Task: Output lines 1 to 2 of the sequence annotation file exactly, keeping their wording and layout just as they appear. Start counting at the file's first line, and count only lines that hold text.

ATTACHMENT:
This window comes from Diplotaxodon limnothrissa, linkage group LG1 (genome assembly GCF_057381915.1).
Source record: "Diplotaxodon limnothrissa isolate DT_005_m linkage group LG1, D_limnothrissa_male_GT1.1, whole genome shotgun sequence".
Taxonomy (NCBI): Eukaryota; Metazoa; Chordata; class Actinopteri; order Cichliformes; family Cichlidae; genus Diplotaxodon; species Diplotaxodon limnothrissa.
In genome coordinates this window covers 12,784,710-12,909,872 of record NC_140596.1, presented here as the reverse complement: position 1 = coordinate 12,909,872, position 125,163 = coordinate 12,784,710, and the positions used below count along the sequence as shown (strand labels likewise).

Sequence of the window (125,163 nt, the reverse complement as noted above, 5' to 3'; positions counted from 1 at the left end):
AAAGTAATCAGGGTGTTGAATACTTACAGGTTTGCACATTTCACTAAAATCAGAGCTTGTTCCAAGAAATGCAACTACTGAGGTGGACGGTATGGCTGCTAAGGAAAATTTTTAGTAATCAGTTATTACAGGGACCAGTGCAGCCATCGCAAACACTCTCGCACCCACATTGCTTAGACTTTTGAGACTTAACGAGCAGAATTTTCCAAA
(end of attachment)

This window comes from Diplotaxodon limnothrissa, linkage group LG1 (genome assembly GCF_057381915.1).
Source record: "Diplotaxodon limnothrissa isolate DT_005_m linkage group LG1, D_limnothrissa_male_GT1.1, whole genome shotgun sequence".